By Clint Confehr
Senior Staff Writer
Nissan North America and Tennessee officials are negotiating toward a worker training center in Smyrna, Gov. Bill Haslam said Monday in Lewisburg.
Nissan is to provide land for a state school to train Tennesseans to work in the Japanese-owned factory, Haslam said, confirming information received here before this week's election.
"We're working on a deal," the governor said. "We'll have one of our technology centers, instead of being at a separate location, it would actually be on their campus.
"The neat thing about this is that it is something we do for Volkswagen in Chattanooga" with Chattanooga State Community College, Haslam said.
"With this it would train workers from Nissan and maybe workers from the outside as well," the governor said. "We haven't put the finishing touches on that yet."
As for whether an agreement on a state-built training center would be reached by the end of this year, Haslam said, "I would hope so."
Asked if it would be signed by mid-February, the governor replied, "I'll have to be updated on it. I don't know, but I would think that's realistic."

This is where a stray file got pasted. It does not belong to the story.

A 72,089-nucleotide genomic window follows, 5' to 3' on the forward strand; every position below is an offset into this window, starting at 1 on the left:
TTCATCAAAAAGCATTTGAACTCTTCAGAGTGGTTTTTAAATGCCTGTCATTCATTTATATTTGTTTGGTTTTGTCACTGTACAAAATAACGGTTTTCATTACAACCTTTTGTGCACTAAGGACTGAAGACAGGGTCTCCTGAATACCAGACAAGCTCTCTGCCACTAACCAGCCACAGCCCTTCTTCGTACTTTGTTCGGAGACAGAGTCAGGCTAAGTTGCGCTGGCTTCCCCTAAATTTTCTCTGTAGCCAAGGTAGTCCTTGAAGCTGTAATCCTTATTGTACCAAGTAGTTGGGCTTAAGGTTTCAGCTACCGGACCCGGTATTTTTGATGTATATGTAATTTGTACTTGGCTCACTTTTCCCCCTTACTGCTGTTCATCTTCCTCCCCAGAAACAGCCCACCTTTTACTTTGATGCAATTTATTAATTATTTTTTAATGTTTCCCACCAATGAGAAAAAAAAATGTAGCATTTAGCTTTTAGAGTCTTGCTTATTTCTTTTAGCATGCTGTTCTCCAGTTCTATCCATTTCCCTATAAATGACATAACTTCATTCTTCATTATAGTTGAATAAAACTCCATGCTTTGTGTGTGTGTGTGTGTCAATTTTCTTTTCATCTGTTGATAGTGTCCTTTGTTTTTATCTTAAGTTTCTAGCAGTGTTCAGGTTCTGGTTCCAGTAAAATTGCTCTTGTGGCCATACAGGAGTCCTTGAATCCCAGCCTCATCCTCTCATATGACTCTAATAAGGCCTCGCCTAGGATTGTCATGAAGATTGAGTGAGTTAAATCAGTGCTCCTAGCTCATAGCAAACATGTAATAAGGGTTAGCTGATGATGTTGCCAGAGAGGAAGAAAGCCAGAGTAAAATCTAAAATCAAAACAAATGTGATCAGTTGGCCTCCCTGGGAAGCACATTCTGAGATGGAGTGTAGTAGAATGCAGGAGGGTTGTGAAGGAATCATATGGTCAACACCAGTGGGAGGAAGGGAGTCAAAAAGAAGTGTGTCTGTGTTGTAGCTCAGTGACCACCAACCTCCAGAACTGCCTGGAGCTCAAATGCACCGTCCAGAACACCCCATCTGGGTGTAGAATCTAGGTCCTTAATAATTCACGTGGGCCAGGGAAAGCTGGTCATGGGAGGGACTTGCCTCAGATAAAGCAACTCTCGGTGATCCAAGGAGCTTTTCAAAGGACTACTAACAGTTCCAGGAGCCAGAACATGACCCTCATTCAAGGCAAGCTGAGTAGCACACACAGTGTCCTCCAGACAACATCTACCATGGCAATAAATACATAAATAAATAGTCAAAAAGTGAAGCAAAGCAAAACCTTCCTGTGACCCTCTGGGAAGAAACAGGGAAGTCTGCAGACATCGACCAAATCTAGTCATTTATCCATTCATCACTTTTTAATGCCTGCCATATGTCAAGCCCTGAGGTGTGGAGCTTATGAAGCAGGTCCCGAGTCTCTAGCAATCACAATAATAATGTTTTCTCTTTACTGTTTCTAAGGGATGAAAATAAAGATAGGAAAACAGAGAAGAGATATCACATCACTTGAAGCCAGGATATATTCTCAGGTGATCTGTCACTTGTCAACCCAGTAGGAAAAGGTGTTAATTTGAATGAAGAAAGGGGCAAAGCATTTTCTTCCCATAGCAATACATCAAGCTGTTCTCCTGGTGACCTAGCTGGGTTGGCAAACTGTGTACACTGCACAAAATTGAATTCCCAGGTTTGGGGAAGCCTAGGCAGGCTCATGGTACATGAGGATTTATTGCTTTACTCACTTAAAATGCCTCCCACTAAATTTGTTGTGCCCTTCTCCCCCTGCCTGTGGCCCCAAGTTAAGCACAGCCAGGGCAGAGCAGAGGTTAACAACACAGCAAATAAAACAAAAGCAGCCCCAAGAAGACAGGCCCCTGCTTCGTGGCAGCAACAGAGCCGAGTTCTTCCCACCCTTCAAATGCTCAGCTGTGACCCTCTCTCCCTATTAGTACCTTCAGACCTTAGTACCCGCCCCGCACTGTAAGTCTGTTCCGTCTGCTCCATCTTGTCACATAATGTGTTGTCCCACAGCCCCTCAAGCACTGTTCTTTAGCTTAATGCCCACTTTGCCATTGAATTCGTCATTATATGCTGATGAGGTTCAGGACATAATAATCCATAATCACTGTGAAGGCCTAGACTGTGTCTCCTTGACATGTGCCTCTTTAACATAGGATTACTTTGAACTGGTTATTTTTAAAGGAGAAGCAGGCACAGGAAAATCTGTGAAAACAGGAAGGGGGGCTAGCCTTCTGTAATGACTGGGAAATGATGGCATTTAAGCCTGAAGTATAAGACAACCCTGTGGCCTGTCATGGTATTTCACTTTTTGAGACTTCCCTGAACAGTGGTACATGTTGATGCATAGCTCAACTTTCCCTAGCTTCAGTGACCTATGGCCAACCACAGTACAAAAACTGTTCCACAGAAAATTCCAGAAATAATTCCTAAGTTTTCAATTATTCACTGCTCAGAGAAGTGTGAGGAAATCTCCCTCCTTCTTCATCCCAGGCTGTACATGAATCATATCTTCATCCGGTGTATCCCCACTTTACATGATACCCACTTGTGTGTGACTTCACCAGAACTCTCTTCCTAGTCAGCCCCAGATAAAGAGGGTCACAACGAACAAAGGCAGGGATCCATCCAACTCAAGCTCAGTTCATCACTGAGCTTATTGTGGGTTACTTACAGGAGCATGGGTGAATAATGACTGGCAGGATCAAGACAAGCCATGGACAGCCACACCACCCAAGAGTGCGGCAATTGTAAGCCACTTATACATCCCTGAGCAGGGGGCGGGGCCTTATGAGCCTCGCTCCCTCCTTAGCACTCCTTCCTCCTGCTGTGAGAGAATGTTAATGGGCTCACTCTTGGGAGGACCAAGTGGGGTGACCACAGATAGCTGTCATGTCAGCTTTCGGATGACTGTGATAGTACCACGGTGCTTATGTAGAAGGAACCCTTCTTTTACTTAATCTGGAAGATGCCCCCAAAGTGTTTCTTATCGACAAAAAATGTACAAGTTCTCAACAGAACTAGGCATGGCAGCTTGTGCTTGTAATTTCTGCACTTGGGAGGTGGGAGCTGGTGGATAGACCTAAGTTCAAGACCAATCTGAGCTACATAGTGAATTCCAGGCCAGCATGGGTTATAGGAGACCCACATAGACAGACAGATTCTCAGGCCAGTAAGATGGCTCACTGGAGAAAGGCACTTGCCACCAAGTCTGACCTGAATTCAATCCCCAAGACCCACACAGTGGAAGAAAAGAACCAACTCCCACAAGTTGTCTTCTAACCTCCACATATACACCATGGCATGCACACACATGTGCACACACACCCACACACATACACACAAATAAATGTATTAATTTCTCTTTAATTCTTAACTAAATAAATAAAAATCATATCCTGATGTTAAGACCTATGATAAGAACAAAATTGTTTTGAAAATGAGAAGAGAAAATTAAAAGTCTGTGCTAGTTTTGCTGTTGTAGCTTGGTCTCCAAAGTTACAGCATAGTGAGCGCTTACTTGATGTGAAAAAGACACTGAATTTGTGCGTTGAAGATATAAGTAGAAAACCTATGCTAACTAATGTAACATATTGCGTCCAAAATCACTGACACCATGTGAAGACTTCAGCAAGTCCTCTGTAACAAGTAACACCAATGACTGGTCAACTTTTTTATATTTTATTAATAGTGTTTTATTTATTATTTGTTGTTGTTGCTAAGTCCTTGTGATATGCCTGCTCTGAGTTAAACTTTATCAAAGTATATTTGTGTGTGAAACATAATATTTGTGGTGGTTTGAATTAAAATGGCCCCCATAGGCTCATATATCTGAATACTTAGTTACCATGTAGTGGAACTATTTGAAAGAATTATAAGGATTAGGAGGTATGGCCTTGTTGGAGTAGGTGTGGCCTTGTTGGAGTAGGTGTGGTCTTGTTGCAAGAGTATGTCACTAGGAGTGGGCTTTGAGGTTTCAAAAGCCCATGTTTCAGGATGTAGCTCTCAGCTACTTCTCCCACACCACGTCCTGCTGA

Calsonic Kansei North America has plants in Lewisburg and Shelbyville. One of the plants here is to produce a critical part for the Nissan Leaf, an all-electric car that will be built in Smyrna.
Nissan has three production plants in the United States - in Smyrna and Decherd, and in Canton, Miss. Production at Nissan's Smyrna plant began in June 1983. The vehicle assembly plant has an annual production capacity of 550,000 vehicles and represents a capital investment of $2.5 billion, Nissan's website states. The plant produces the Nissan Altima, Nissan Maxima, Nissan Xterra, Nissan Frontier and Nissan Pathfinder, and Infiniti JX.